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Clinical applications in the area of neurology, neurodegeneration, and psychiatric disease are still limited to the diagnosis of rare or early-onset disorders and using pharmacogenomic markers to predict efficacy of treatments. Research aimed at using genomics to predict idiopathic causes of dementia, movement disorders, and many psychiatric conditions is one of the hottest fields in medicine and undoubtedly this chapter will be considerably longer in future editions. A few areas are worthy of consideration here.


It has been recognized for decades that neurodegenerative disorders can occur in families, in a dominant or recessive fashion, and identifying the genetic underpinnings has been pivotal in the current understanding of the pathophysiology of these disorders. There is clearly much in common between rare heritable forms of neurodegenerative disease and the more common so-called idiopathic or late-onset disease. A discussion of each single-gene disorder is beyond the scope of this text, but what has changed in the genomics era is the discovery of many more Mendelian causes of a variety of dementia, movement disorders, ataxia, and other neurodegenerative diseases. Thanks to whole-exome sequencing, identifying causative mutations in early-onset neurodegeneration families has been greatly accelerated, and even single individuals with atypical neurodegeneration can sometimes yield novel genetic insight.

At this time, absent a family history, there are no formal recommendations for screening healthy individuals for early-onset neurodegenerative disease. The clearly monogenic forms of these conditions are sufficiently rare, and too few treatments are available, that broad screening would not be cost-effective or likely to provide actionable information. Nevertheless, as sequencing becomes less expensive and is available direct-to-consumer, screening for early-onset neurodegeneration is likely to occur indirectly and must be dealt with thoughtfully. Neurodegeneration is particularly challenging from a screening standpoint because individuals in the same family with the same mutation can have very different ages of onset and severity of disease. Further, the prospect of loss of cognitive or motor function can be the most disturbing to a person of any possible health outcome.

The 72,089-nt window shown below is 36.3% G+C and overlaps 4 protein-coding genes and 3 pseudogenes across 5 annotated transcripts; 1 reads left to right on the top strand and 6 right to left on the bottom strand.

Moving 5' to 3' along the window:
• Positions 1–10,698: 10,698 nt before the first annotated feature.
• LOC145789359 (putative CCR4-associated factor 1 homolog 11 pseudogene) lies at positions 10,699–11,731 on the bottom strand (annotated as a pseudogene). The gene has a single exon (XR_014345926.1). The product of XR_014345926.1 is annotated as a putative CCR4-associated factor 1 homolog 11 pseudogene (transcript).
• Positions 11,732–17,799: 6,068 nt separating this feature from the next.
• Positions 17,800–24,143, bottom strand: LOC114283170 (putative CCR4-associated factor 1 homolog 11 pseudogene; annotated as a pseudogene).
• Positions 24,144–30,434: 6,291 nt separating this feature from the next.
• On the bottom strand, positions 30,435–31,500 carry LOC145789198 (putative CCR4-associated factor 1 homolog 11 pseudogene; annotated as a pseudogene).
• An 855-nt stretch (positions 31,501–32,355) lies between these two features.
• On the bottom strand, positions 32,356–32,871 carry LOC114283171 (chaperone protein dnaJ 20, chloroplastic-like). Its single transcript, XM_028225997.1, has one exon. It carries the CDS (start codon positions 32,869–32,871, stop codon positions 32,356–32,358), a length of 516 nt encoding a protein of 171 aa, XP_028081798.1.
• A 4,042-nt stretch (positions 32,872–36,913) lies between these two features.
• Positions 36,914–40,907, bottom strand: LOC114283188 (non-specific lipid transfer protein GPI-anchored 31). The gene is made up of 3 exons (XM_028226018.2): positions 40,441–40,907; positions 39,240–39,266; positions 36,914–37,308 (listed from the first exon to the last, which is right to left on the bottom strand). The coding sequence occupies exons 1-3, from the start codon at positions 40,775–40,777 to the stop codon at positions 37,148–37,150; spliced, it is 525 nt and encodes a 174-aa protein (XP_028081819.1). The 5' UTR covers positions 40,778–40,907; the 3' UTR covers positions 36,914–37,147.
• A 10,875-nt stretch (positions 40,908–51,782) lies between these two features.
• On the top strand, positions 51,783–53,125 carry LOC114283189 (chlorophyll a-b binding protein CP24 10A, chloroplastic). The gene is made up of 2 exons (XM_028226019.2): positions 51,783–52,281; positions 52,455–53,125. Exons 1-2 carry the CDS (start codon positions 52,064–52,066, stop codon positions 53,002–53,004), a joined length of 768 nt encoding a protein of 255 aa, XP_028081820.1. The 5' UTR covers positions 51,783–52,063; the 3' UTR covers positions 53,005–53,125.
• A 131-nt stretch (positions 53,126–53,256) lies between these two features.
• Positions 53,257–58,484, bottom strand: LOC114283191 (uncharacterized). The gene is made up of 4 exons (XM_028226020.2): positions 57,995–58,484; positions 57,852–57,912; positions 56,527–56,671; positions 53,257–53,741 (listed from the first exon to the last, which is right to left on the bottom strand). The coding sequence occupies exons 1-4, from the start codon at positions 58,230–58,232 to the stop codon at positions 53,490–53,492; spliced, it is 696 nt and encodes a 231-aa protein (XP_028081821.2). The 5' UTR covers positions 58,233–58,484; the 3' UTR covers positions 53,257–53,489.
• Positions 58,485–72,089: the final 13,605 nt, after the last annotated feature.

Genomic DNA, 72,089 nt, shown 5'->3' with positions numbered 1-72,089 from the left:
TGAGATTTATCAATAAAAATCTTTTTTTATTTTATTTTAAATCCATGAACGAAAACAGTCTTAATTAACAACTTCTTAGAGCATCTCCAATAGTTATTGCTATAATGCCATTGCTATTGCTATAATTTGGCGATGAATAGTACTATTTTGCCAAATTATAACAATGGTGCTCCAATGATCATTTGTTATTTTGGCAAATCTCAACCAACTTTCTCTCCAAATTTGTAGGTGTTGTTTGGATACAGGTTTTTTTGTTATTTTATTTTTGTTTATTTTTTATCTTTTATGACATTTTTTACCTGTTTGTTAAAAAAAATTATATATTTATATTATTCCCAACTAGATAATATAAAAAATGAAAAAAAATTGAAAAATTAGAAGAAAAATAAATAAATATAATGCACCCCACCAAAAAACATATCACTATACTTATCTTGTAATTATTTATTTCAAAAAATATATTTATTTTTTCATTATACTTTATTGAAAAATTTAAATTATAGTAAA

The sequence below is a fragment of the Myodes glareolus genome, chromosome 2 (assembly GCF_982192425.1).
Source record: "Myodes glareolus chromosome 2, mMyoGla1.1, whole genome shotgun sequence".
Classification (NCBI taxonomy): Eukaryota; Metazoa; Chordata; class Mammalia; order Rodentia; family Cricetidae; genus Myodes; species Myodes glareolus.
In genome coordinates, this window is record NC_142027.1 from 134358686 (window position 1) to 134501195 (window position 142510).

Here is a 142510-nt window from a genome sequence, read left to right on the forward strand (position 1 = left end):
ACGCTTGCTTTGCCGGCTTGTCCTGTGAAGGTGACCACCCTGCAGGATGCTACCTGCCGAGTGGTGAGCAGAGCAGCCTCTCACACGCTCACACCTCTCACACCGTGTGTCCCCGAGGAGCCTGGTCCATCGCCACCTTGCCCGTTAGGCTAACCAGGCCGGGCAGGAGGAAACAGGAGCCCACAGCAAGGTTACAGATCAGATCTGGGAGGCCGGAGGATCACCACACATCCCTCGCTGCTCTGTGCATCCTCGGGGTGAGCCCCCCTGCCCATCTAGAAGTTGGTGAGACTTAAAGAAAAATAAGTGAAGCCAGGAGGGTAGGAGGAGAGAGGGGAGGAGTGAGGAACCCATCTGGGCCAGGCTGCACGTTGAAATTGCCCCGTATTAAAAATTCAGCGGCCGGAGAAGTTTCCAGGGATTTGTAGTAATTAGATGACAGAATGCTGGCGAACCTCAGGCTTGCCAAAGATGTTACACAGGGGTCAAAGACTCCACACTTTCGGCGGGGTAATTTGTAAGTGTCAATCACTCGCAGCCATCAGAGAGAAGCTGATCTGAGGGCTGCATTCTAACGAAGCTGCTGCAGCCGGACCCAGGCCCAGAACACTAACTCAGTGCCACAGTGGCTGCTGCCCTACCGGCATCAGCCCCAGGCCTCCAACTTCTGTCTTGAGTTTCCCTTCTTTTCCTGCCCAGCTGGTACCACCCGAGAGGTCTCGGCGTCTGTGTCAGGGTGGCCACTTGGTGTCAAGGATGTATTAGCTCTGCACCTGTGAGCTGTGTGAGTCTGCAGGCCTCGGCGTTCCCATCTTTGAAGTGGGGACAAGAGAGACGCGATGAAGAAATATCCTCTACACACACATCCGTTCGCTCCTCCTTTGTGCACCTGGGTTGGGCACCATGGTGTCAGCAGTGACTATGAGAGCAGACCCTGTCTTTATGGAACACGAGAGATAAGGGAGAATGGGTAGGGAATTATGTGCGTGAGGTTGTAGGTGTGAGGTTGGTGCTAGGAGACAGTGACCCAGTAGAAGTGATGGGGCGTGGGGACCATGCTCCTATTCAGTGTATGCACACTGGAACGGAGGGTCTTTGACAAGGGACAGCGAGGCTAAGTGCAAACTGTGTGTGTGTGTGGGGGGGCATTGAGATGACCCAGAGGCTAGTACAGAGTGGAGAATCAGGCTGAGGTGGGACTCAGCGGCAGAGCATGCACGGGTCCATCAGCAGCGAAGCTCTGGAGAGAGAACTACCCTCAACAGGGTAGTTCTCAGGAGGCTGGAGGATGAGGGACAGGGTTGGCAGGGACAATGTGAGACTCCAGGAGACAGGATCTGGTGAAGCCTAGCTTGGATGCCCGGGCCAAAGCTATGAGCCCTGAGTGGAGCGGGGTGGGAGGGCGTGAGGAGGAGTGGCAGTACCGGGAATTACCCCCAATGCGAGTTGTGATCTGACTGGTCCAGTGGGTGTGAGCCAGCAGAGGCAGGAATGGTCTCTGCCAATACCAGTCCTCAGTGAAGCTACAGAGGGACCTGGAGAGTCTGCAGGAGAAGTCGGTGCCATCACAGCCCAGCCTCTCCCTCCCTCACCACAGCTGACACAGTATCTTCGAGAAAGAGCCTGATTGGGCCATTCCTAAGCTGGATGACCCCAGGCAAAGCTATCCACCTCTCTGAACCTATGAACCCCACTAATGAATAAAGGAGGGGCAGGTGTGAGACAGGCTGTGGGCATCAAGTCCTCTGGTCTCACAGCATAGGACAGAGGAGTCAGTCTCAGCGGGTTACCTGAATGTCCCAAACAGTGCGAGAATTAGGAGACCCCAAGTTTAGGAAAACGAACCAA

For patients with early-onset dementia or movement disorders, investigation for monogenic causes is appropriate and should start with a detailed family history. Often a neurologist rather than a geneticist will undertake this evaluation and many neurologists specialize in dementia and movement disorders. Single gene and panel testing is available for known Alzheimer and Parkinson genes, though new genes are being discovered all the time (refer to Appendix 5 for guidance finding and selecting available tests).


One particular neurodegeneration risk factor bears special mention. The E4 allele of apolipoprotein E (ApoE4) certainly confers an increased lifetime risk of developing Alzheimer disease, and at a younger age than individuals without this allele. Persons carrying one copy have a 1.5 to twofold increased odds of developing Alzheimer disease ...

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